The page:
On Monday morning, the Roadshow made an appearance on CBC’s Early Edition. If you weren’t up Monday morning at 6:21am, have a listen.

Associate Producer Rob Easton tagged along for the Roadshow stop as a dog walker. If you missed the piece on dog walking, you can read it here.

To invite me to work with you, or just say hello, send me an email at helen@unemploymentroadshow.com

Roadshow Stop: Dog Walker
Roadshow Mentor: Laura Davies, Creature Comforts

You only need walk a few blocks on Vancouver’s 4th Ave or in Yaletown to see evidence of our society’s dog devotion–bakeries, spas, stylists, couture–all dedicated to the canine. Dog’s have their own magazines, therapists, accessory lines, portrait artists, gourmet foods, hotels–there’s no shortage of puppy paraphernalia and canine-centric services. Honestly, I find this abundance of doggy swag and pooch pampering all a bit mind-boggling. I understand that people love their pets and want to spoil them. And I get that there’s an element of showboating involved. But I think there’s more to it than that. I think that some dog owners who indulge themselves and their pets in this doggy decadence really believe their dogs need this stuff to be happy. (My cynicism may stem from the fact that I have seen perfectly healthy dogs being pushed in baby prams, sans baby, one too many times.)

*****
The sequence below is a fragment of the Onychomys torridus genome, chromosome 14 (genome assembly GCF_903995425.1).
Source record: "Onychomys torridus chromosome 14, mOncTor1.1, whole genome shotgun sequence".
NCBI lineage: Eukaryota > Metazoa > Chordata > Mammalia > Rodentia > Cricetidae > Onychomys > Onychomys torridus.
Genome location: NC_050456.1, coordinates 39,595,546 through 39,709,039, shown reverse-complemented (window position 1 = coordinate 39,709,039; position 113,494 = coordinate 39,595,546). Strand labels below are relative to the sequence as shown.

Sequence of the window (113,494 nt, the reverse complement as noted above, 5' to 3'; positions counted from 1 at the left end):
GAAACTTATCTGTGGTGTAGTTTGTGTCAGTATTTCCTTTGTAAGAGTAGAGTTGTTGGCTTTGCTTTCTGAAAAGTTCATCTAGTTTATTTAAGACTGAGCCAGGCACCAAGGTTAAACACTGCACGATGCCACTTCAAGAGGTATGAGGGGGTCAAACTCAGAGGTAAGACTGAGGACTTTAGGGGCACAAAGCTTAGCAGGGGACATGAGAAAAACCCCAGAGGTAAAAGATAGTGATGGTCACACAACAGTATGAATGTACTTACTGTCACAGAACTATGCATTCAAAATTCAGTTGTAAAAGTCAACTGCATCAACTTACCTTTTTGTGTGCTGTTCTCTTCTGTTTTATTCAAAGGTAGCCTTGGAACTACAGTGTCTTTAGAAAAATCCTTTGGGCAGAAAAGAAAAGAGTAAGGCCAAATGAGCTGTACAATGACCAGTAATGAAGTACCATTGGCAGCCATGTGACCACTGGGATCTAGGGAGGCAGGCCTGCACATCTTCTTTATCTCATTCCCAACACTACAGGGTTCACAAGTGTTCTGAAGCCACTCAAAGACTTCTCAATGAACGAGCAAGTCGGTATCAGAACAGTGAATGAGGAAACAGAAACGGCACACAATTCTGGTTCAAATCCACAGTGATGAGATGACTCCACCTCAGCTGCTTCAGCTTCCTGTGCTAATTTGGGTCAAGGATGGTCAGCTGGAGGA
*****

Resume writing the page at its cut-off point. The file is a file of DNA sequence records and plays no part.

Don’t get me wrong, I do love a dog in a sweater, and I have what some would describe as puppy fever. I’m known to stop strangers on the street to pet their pooch. I do want, and have always wanted, a dog. (Growing up we were a cat family.) But I refrain from getting myself a “man’s best friend” for a few reasons, the biggest being: commitment. Adopting a dog means (ideally) a minimum ten years together. That’s a long time (especially in dog years). I worry that I’m not responsible enough to provide a stable home for a furry little friend. I especially worry that once I have a job, I would have to leave my dog alone for 8-9 hours a day. That seems like a cruel thing to do.

Our group: Pacey, a black lab mix; Robi, a black lab; Mickey, a sloughi; Kiwi, a duck trolling retriever; Skye, a golden retriever; and Cody, a chocolate lab

Many pet owners find themselves in this dilemma. Some are lucky enough to bring their dogs to work. Others, if they can afford it, hire the services of a dog walker. I always assumed that a dog walker was the neighbourhood kid you paid $20 a week to take your dog around the block after school. Apparently, I still live in the 1980s, because:

1. No one trusts neighbourhood kids anymore.
2. Dog walking is a big, and competitive, business. The Google business directory lists more than 1500 dog walking companies in the greater Vancouver area.